Court Rulings Split Over Students' 'Equal Access'
School officials in Omaha, Neb., violated the federal Equal Access Act by denying students permission to hold Bible-study meetings on school grounds, a federal appeals court has ruled.
The unanimous decision on Feb. 8 by a three-judge panel in the case, Mergens v. Westside Community Schools, came just three weeks after another federal appellate court reached the opposite conclusion in a similar dispute involving students in Renton, Wash.
The split between the appellate panels on students' rights under the 1984 law improves the chances that the U.S. Supreme Court will be persuaded to issue a definitive ruling on the matter, school-law experts said last week.
"We will probably see one of these cases before the Supreme Court in the not too distant future," said Richard E. Shevitz, a lawyer with the Anti-Defamation League of B'nai B'rith, which filed a friend-of-the-court in both cases on behalf of the school districts.
Four years ago, the High Court heard arguments in a case involving attempts by a Williamsport, Pa., student group to hold prayer sessions before the start of the school day, but dismissed the suit on a technicality.
The recent decisions in the Nebraska and Washington State cases are believed to be the first in which appeals courts have ruled on the church-state aspects of the Equal Access Act. A third case, Clark v. Dallas Independent School District, is pending before the U.S. Court of Appeals for the Fifth Circuit.
The law forbids public schools that receive federal aid and allow noncurriculum-related groups to use school facilities to deny access to other student groups due to their religious, philosophical, or political nature.
Other federal district and appeals courts have upheld politically oriented student groups' right under the statute to use school facilities.
In its decision in the Mergens case, the U.S. Court of Appeals for the Eighth Circuit overturned a district court's judgment that the administrators of Westside High School in Omaha did not have to accommodate the Bible-study group because they had not created a "limited open forum" for other noncurriculum-related organizations.
Lawyers for the student group argued that the school had in fact created such a forum by sanctioning student chess, community-service, and scuba-diving clubs.
The district's lawyers countered that those groups were curriculum-related, contending, for example, that the chess club fostered critical thinking and logic, and that the scuba club was related to the goals of physical education.
Writing for the court, Judge Theodore McMillian held that "allowing such a broad interpretation of 'curriculum-related' would make the Equal Access Act meaningless."
"A public secondary school cannot simply declare that it maintains a closed forum and then discriminate against a particular student group on the basis of the content of the speech of that group," Judge McMillian wrote.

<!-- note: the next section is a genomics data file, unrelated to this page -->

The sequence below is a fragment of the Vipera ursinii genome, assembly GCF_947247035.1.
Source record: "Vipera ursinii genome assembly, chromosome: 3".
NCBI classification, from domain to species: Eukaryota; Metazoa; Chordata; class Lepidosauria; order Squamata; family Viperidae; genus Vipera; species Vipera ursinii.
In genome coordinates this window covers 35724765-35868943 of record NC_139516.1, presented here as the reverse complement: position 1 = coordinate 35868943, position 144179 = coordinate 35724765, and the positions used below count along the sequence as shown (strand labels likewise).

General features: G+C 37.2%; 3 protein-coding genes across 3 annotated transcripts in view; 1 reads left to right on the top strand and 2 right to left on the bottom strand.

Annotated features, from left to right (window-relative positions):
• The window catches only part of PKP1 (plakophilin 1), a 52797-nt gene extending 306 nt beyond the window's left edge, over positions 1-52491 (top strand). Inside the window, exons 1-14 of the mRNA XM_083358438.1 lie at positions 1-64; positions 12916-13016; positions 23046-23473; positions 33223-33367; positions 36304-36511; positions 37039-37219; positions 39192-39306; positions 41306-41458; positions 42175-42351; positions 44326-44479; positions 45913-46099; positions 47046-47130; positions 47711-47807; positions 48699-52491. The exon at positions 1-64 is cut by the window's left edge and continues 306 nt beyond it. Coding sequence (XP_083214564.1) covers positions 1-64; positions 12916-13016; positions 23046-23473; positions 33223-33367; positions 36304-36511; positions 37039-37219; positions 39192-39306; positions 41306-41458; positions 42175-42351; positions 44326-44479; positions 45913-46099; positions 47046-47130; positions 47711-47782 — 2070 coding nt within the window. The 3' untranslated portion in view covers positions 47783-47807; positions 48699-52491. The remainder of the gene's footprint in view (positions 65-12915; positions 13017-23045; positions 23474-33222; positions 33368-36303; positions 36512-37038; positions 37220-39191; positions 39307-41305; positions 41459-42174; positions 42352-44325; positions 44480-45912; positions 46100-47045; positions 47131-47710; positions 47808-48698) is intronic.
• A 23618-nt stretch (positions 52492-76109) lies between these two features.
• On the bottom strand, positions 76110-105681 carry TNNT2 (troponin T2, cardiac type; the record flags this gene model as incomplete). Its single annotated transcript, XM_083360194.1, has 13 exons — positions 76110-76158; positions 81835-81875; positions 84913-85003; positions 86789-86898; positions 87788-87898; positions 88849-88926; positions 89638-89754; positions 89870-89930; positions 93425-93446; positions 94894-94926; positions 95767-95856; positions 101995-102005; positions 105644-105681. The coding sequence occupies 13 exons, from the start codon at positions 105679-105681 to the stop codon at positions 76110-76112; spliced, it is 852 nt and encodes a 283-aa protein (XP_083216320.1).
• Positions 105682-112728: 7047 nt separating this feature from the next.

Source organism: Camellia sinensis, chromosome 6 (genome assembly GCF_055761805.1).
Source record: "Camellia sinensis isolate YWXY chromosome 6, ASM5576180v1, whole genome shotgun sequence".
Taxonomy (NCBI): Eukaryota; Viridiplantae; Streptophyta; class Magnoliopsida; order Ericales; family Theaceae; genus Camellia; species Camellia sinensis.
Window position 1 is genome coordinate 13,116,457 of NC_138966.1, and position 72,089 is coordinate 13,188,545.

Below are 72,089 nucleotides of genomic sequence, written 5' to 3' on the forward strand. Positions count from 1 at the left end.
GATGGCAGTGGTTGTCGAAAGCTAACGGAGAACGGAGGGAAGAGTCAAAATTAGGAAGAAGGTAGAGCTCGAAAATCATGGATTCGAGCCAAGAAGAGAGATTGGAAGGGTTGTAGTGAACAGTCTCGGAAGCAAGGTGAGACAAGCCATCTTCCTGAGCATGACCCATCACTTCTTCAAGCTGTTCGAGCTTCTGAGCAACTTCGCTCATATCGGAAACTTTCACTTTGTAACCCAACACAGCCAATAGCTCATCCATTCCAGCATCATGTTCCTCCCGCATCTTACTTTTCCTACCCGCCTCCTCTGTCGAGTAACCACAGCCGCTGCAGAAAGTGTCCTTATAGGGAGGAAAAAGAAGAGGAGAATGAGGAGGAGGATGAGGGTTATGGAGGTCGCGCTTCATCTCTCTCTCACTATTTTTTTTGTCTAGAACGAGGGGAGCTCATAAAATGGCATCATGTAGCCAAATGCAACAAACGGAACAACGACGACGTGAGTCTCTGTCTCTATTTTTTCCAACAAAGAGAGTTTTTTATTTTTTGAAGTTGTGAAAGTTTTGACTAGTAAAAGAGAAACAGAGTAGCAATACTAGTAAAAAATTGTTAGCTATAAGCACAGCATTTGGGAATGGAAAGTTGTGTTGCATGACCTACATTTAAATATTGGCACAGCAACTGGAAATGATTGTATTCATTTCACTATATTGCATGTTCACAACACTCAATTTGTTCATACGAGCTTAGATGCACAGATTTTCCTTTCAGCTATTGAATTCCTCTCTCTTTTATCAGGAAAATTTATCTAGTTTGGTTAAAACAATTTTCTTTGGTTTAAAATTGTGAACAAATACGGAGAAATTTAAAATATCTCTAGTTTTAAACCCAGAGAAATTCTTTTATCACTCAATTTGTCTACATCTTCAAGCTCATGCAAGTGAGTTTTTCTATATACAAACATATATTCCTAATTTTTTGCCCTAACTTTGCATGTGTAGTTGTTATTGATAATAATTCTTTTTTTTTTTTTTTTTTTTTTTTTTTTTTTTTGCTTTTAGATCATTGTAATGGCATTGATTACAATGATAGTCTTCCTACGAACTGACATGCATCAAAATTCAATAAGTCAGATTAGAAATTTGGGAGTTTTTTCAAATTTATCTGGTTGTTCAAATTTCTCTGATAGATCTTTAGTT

The court also rejected the district's argument that the federal law violates the First Amendment's prohibition against state establishment of religion.
Stance on Constitutional Issue
The district's position relied primarily on the Supreme Court's 1981 ruling in Widmar v. Vincent, which held that the First Amendment requires colleges to allow their students to hold voluntary prayer meetings on campus. The school system contended that in that case, the High Court drew a distinction between the religious rights of college-aged adults and those of younger, more impressionable high-school students.
In its ruling, the Eighth Circuit Court held that the Congress broadened high-school students' rights by passing the Equal Access Act.
"Any constitutional attack on the Equal Access Act must ... be predicated on the difference between secondary-school students and university students," the court held. "We reject this notion because Congress considered the difference in the maturity level of secondary students and university students before passing the Equal Access Act."
Students To Seek Session
The Omaha students plan to ask school administrators shortly for permission to hold a Bible-study session, said Douglas W. Davis, general counsel of the National Legal Foundation, a Virginia-based advocacy group that argued their case.
He said that in the wake of the ruling, "administrators will have a little easier time" in deciding when to allow such groups to meet on school property.
The Westside Community Schools board, meanwhile, decided last week either to seek a rehearing before the full Eighth Circuit Court or to appeal directly to the Supreme Court.
James A. Tangdall, superintendent of the Westside district, said the ruling disappointed officials. "It's another erosion of local control of the school district," he said.
Mr. Tangdall added that although many in the community believe Christian groups should be allowed to meet on school property, "most people would feel differently if it was the Moonies or an offshoot of the Ku Klux Klan."
The decision in the Mergens case differed markedly from that of the U.S. Court of Appeals for the Ninth Circuit in the Washington State suit, Garnett v. Renton School District No. 403.
In the Garnett case, the Ninth Circuit Court ruled that students' rights were not violated under the Equal Access Act because their school had not created an open forum. It then held that allowing the student group to meet on school property would violate the establishment clause.
In reaching the decision, the Ninth Circuit Court differed with the Eighth Circuit on the applicability of the Widmar case to high-school students.
It noted that in other First Amendment cases, the Supreme Court held that the potential for "undue" religious influence is a greater threat in a high-school setting than it is at the college level, where students are older and are not compelled to attend.